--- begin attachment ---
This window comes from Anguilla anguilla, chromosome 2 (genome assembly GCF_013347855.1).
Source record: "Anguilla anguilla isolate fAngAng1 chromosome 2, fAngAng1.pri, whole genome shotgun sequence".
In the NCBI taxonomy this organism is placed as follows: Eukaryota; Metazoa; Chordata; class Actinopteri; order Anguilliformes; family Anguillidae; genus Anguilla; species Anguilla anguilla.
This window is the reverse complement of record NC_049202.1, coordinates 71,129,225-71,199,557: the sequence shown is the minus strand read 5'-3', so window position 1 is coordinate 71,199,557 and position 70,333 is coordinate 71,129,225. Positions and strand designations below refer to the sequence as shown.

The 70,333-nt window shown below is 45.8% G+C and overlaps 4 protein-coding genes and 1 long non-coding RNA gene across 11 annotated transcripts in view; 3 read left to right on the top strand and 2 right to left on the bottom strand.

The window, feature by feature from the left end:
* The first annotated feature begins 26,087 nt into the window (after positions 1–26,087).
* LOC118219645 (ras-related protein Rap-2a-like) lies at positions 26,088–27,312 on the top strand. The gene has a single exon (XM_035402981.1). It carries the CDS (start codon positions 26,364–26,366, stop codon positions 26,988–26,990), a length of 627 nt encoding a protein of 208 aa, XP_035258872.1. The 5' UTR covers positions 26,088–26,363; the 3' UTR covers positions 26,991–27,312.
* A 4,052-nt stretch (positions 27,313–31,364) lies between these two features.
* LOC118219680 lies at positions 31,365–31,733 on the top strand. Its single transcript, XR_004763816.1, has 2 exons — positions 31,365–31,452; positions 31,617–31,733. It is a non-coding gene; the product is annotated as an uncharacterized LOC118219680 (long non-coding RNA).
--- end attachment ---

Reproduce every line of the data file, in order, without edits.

This window comes from Anguilla anguilla, chromosome 2 (genome assembly GCF_013347855.1).
Source record: "Anguilla anguilla isolate fAngAng1 chromosome 2, fAngAng1.pri, whole genome shotgun sequence".
In the NCBI taxonomy this organism is placed as follows: Eukaryota; Metazoa; Chordata; class Actinopteri; order Anguilliformes; family Anguillidae; genus Anguilla; species Anguilla anguilla.
This window is the reverse complement of record NC_049202.1, coordinates 71,129,225-71,199,557: the sequence shown is the minus strand read 5'-3', so window position 1 is coordinate 71,199,557 and position 70,333 is coordinate 71,129,225. Positions and strand designations below refer to the sequence as shown.

The 70,333-nt window shown below is 45.8% G+C and overlaps 4 protein-coding genes and 1 long non-coding RNA gene across 11 annotated transcripts in view; 3 read left to right on the top strand and 2 right to left on the bottom strand.

The window, feature by feature from the left end:
* The first annotated feature begins 26,087 nt into the window (after positions 1–26,087).
* LOC118219645 (ras-related protein Rap-2a-like) lies at positions 26,088–27,312 on the top strand. The gene has a single exon (XM_035402981.1). It carries the CDS (start codon positions 26,364–26,366, stop codon positions 26,988–26,990), a length of 627 nt encoding a protein of 208 aa, XP_035258872.1. The 5' UTR covers positions 26,088–26,363; the 3' UTR covers positions 26,991–27,312.
* A 4,052-nt stretch (positions 27,313–31,364) lies between these two features.
* LOC118219680 lies at positions 31,365–31,733 on the top strand. Its single transcript, XR_004763816.1, has 2 exons — positions 31,365–31,452; positions 31,617–31,733. It is a non-coding gene; the product is annotated as an uncharacterized LOC118219680 (long non-coding RNA).